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Biden taps VP Harris to lead response to border challenges

By Jonathan Lemire, Nomaan Merchant, Lisa Mascaro and Aamer Madhani

Associated Press

WASHINGTON — President Joe Biden has tapped Vice President Kamala Harris to lead the White House effort to tackle the migration challenge at the U.S. southern border and work with Central American nations to address root causes of the problem.

Biden made the announcement as he and Harris met at the White House on Wednesday with Health and Human Services Secretary Xavier Becerra, Homeland Security Secretary Alejandra Mayorkas and other immigration advisers to discuss the increase in migrants, including many unaccompanied minors, arriving at the border in recent weeks.

In delegating the matter to Harris, Biden is seeking to replicate a dynamic that played out when he served as President Barack Obama’s vice president. Obama turned to Biden in his first term to lead the White House effort to draw down U.S. troops in Iraq and oversee implementation of stimulus in response to the Great Recession.

“When she speaks, she speaks for me,” Biden said, noting her past work as California’s attorney general makes her specially equipped to lead the administration’s response.

Biden, who has faced stiff criticism from Republicans over the increased flow of migrants, is hoping to show Americans he’s taking the situation at the border seriously. He also wants to prevent the growing humanitarian and political challenge from overshadowing his administration’s ambitious legislative agenda.

But the high-profile assignment for Harris, who ran for the Democratic presidential nomination in 2020 and is expected to run for the White House again in the future, could be politically fraught.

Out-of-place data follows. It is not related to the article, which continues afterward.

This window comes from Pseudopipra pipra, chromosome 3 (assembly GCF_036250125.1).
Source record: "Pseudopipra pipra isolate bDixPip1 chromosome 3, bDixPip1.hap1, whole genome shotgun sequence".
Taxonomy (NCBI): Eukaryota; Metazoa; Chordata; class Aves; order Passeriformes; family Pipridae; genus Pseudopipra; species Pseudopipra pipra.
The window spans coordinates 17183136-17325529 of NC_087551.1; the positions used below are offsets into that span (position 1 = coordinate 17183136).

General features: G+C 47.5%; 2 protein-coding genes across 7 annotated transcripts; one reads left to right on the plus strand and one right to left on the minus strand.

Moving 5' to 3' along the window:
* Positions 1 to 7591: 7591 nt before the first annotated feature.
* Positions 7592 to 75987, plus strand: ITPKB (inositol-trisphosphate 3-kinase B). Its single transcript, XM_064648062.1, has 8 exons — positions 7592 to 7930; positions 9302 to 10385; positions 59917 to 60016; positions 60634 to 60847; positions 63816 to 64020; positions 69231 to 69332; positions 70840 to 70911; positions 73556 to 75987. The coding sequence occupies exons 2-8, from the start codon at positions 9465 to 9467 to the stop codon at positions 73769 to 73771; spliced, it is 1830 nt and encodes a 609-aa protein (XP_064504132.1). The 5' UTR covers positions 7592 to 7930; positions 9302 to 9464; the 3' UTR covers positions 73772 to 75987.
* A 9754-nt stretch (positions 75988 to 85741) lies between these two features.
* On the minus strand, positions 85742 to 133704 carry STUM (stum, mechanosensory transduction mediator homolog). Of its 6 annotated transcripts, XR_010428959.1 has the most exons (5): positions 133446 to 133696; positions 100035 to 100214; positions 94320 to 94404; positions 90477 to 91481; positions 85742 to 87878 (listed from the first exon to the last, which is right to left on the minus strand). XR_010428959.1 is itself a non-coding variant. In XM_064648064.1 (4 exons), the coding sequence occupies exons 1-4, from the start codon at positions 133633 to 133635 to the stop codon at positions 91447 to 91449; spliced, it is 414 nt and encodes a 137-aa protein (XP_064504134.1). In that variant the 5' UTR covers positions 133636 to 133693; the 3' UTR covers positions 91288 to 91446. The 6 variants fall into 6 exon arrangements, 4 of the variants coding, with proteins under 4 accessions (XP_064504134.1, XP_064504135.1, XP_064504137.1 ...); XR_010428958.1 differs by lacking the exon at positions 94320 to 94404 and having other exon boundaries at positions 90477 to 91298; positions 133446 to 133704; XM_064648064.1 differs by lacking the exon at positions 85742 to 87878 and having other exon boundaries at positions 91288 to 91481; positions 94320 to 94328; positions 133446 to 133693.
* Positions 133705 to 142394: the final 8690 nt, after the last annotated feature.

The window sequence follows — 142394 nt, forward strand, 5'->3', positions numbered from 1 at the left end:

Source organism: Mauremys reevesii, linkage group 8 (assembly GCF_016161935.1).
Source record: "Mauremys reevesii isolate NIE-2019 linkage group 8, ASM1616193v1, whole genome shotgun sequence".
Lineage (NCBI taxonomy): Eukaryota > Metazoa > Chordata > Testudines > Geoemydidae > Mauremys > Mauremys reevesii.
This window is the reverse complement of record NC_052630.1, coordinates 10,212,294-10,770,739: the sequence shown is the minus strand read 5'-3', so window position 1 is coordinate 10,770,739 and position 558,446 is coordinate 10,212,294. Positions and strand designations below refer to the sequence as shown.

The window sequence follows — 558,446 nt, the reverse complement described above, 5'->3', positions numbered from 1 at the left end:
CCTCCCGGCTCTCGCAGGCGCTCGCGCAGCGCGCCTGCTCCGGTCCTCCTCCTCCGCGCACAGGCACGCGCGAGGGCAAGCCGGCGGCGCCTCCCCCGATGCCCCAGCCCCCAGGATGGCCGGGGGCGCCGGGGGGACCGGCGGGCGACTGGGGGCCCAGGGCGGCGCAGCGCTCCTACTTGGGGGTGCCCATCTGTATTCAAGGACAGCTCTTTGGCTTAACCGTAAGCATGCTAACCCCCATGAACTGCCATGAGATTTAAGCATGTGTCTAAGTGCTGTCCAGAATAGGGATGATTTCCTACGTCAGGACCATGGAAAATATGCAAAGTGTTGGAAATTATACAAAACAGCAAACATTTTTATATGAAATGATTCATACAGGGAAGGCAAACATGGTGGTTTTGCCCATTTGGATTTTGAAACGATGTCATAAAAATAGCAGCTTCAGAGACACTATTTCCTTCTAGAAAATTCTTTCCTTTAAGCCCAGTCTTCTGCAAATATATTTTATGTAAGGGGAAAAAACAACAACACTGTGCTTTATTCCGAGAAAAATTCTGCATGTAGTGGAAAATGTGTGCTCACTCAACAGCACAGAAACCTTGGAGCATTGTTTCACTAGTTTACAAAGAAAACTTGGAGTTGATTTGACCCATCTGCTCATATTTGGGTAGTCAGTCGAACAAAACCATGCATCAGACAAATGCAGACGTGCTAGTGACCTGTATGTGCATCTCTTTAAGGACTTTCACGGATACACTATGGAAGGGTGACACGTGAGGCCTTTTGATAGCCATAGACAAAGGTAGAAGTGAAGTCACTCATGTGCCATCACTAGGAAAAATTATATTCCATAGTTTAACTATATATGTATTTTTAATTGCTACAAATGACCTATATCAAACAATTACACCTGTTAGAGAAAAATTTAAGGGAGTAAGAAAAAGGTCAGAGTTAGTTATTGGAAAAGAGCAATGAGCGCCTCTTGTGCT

“Needless to say, the work will not be easy,” Harris said. “But it is important work.”

Harris is tasked with overseeing diplomatic efforts to deal with issues spurring migration in the Northern Triangle countries of El Salvador, Guatemala and Honduras, as well as pressing them to strengthen enforcement on their own borders, administration officials said. She’s also tasked with developing and implementing a long-term strategy that gets at the root causes of migration from those countries.

Biden suggested President Donald Trump’s decision to cut $450 million funding in 2019 to the region was partly to blame for the situation.

Among the other reasons for the current increase: the thousands of Central American migrants already stuck at the border for months and the persistent scourge of gang violence afflicting the Northern Triangle countries.

Still, the numbers of both unaccompanied minors and families encountered at the border are lower than they were at various points during the Trump administration, including in spring 2019.

For Harris, the assignment gives her the first big opportunity to step to the front of the stage on a matter of enormous consequence for the administration. As the first Black woman elected vice president, Harris arrived on the job as a trailblazer. It has remained opaque how Biden would utilize her.

The move echoes not only Obama’s decision to deputize Biden but also Trump naming Vice President Mike Pence to lead his coronavirus task force and President Bill Clinton handing Vice President Al Gore environmental and technology portfolios early in his presidency.

It’s been a mixed bag for vice presidents in recent history who have been made the point person on delicate matters, said Joel Goldstein, the author of “The White House Vice Presidency: The Path to Significance, Mondale to Biden.”

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